JAMAICA: Holness Urges Country To Support Anti-Corruption Mechanism


Prime Minister Andrew Holness yesterday urged Jamaicans to accept the likelihood of more arrests, to have faith in the country’s anti-corruption mechanism, and to “let the chips fall where they may” in the process.

“I am not worried when I see people jumping up and frothing at the mouth,” Holness told hundreds of supporters at a meeting of the Jamaica Labour Party’s (JLP) Area Council One (Kingston and St Andrew), at the Girl Guides headquarters in Kingston.

The prime minister used the opportunity to make his first official response to the arrest and charges brought against former Minister of Education Ruel Reid, his wife and daughter, as well as the president of the Caribbean Maritime University (CMU) Professor Fritz Pinnock, and JLP Councillor for Brown’s Town, St Ann, Kim Brown Lawrence on corruption charges relating to their relationship with the university.

“I am not worried about that, because when the reasonable people of Jamaica come to analyse the facts they will say that up to now Trafigura has not been resolved, and some of the very people who are opening up their mouths today, some of their names were called and they are doing everything possible (to stop it) — and so all we can do is to put in place the process and left the chips fall where they may,” Holness said.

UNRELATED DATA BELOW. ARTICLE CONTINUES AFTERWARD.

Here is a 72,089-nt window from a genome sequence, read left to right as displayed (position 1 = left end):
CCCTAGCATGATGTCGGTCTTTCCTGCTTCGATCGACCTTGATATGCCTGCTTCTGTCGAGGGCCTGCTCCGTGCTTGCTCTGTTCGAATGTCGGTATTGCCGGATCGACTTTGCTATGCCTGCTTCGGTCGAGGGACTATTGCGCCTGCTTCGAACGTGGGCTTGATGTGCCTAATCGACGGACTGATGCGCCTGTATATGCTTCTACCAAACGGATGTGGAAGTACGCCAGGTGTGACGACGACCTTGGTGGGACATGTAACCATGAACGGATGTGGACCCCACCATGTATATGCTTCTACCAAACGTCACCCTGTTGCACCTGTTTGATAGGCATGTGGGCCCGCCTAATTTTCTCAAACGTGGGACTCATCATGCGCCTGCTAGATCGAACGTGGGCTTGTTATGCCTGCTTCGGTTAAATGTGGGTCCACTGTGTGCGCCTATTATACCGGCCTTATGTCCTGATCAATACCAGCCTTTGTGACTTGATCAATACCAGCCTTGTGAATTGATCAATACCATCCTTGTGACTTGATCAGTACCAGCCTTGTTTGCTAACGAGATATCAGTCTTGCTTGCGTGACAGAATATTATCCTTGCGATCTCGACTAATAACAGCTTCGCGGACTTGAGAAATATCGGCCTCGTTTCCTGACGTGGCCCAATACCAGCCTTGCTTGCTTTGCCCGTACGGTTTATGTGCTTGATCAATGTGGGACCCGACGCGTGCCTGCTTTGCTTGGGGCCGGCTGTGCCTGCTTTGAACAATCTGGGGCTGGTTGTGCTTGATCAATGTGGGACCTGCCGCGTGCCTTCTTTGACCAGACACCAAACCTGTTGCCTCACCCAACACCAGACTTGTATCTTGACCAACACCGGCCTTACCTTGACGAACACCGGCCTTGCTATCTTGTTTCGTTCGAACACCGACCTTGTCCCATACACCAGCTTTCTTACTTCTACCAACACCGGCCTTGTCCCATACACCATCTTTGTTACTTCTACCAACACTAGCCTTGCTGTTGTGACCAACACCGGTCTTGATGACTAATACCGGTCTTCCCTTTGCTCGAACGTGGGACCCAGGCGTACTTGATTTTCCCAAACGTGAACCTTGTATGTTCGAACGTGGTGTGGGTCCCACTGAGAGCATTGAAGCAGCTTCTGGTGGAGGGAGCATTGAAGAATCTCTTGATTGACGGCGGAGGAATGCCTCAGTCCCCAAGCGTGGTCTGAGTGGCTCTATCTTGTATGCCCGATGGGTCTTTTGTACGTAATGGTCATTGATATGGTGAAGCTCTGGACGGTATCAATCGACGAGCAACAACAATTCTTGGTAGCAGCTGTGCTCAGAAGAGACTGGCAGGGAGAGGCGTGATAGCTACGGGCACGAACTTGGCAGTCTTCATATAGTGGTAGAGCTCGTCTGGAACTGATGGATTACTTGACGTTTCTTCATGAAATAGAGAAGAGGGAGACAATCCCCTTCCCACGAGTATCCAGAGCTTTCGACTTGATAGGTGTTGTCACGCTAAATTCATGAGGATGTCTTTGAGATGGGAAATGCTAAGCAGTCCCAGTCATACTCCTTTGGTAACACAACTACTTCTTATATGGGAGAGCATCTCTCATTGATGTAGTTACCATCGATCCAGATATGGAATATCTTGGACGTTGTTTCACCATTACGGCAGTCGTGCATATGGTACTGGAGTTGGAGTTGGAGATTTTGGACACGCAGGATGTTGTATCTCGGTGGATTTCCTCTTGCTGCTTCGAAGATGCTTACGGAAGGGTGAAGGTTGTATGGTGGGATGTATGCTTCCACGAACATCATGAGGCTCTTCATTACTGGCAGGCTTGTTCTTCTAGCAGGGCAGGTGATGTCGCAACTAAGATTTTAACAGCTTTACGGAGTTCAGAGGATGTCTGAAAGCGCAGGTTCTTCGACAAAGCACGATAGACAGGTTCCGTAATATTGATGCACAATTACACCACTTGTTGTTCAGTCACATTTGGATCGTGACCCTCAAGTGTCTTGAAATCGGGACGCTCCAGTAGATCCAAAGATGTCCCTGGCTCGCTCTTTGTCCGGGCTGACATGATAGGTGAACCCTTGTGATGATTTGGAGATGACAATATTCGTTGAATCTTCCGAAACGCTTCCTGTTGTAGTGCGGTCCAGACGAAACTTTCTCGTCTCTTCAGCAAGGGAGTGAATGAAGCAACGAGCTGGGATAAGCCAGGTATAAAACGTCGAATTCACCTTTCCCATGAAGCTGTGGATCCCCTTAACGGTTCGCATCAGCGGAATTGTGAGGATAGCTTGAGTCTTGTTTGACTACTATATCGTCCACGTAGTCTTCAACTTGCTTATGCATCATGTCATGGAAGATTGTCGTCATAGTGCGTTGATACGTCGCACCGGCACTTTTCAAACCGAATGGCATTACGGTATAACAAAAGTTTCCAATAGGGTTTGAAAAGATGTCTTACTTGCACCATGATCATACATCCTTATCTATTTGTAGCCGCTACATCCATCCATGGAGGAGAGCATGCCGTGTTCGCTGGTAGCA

He also assured the crowd that the Government is going to do much more to strengthen the anti-corruption framework.

“We have put in place the measures to ensure that the institutions to investigate and prosecute, that they are capable and empowered to do so,” he stated.

He said that the JLP has put in place the institutions to ensure that corruption does not prevail in the public sector.

“And the public must know that the institutions of the JLP strongly believe, support, defend and empower the anti-corruption framework in Jamaica,” Holness added.

Holness also warned the Opposition against giving the impression that it can place pressure on the anti-corruption institutions, making it seem that they only act when they push them to do so.

“People will start to think, ‘oh they only acted because the Opposition brought pressure to bear’, and others will think that their actions are politically biased, because they only acted because the Opposition brought pressure,” he warned.

And in what appeared to be a veiled caution to his own Cabinet not to abuse the independent commissions, following a controversial statement made by Minister of Justice Delroy Chuck about the process of arresting Reid, Holness noted that it is a dangerous road to trod.

“No agency, no institution, no human being is infallible. People will make mistakes but there are processes to be followed, and we must never seek to politicise the actions of these agencies,” he said.

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